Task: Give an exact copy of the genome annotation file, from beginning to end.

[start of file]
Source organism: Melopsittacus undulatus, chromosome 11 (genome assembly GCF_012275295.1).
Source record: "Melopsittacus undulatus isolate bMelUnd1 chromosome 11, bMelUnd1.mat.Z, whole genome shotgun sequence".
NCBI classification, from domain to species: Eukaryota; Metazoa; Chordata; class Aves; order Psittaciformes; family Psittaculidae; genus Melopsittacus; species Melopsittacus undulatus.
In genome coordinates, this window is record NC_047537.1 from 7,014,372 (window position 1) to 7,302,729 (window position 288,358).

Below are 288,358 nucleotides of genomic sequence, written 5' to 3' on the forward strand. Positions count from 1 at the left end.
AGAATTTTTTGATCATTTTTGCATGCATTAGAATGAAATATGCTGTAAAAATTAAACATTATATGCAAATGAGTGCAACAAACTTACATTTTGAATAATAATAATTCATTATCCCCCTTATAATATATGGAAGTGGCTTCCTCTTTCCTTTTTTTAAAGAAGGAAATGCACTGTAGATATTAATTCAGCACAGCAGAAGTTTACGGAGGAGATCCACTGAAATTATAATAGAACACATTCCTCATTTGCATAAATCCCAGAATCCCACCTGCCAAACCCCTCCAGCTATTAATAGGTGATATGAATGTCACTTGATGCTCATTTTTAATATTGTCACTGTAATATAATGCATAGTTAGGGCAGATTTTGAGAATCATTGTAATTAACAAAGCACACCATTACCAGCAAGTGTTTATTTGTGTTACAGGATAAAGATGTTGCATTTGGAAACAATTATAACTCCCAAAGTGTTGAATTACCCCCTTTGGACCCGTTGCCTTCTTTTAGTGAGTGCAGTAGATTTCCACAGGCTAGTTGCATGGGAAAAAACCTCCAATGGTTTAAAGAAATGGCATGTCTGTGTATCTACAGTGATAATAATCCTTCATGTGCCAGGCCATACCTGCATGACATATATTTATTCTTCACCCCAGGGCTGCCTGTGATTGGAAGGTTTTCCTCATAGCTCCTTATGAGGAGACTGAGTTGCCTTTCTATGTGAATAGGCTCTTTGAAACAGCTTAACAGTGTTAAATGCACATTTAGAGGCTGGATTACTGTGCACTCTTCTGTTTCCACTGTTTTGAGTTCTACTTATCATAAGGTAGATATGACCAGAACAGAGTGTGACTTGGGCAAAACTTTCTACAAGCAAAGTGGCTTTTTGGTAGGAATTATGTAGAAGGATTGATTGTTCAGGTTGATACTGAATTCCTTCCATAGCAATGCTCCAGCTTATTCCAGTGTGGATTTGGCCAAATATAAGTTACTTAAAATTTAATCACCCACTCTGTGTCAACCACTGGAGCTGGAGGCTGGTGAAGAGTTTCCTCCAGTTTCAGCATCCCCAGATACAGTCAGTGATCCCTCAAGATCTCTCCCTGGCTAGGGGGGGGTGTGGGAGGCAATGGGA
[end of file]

Source organism: Melopsittacus undulatus, chromosome 11 (genome assembly GCF_012275295.1).
Source record: "Melopsittacus undulatus isolate bMelUnd1 chromosome 11, bMelUnd1.mat.Z, whole genome shotgun sequence".
NCBI classification, from domain to species: Eukaryota; Metazoa; Chordata; class Aves; order Psittaciformes; family Psittaculidae; genus Melopsittacus; species Melopsittacus undulatus.
In genome coordinates, this window is record NC_047537.1 from 7,014,372 (window position 1) to 7,302,729 (window position 288,358).

Below are 288,358 nucleotides of genomic sequence, written 5' to 3' on the forward strand. Positions count from 1 at the left end.
AGAATTTTTTGATCATTTTTGCATGCATTAGAATGAAATATGCTGTAAAAATTAAACATTATATGCAAATGAGTGCAACAAACTTACATTTTGAATAATAATAATTCATTATCCCCCTTATAATATATGGAAGTGGCTTCCTCTTTCCTTTTTTTAAAGAAGGAAATGCACTGTAGATATTAATTCAGCACAGCAGAAGTTTACGGAGGAGATCCACTGAAATTATAATAGAACACATTCCTCATTTGCATAAATCCCAGAATCCCACCTGCCAAACCCCTCCAGCTATTAATAGGTGATATGAATGTCACTTGATGCTCATTTTTAATATTGTCACTGTAATATAATGCATAGTTAGGGCAGATTTTGAGAATCATTGTAATTAACAAAGCACACCATTACCAGCAAGTGTTTATTTGTGTTACAGGATAAAGATGTTGCATTTGGAAACAATTATAACTCCCAAAGTGTTGAATTACCCCCTTTGGACCCGTTGCCTTCTTTTAGTGAGTGCAGTAGATTTCCACAGGCTAGTTGCATGGGAAAAAACCTCCAATGGTTTAAAGAAATGGCATGTCTGTGTATCTACAGTGATAATAATCCTTCATGTGCCAGGCCATACCTGCATGACATATATTTATTCTTCACCCCAGGGCTGCCTGTGATTGGAAGGTTTTCCTCATAGCTCCTTATGAGGAGACTGAGTTGCCTTTCTATGTGAATAGGCTCTTTGAAACAGCTTAACAGTGTTAAATGCACATTTAGAGGCTGGATTACTGTGCACTCTTCTGTTTCCACTGTTTTGAGTTCTACTTATCATAAGGTAGATATGACCAGAACAGAGTGTGACTTGGGCAAAACTTTCTACAAGCAAAGTGGCTTTTTGGTAGGAATTATGTAGAAGGATTGATTGTTCAGGTTGATACTGAATTCCTTCCATAGCAATGCTCCAGCTTATTCCAGTGTGGATTTGGCCAAATATAAGTTACTTAAAATTTAATCACCCACTCTGTGTCAACCACTGGAGCTGGAGGCTGGTGAAGAGTTTCCTCCAGTTTCAGCATCCCCAGATACAGTCAGTGATCCCTCAAGATCTCTCCCTGGCTAGGGGGGGGTGTGGGAGGCAATGGGA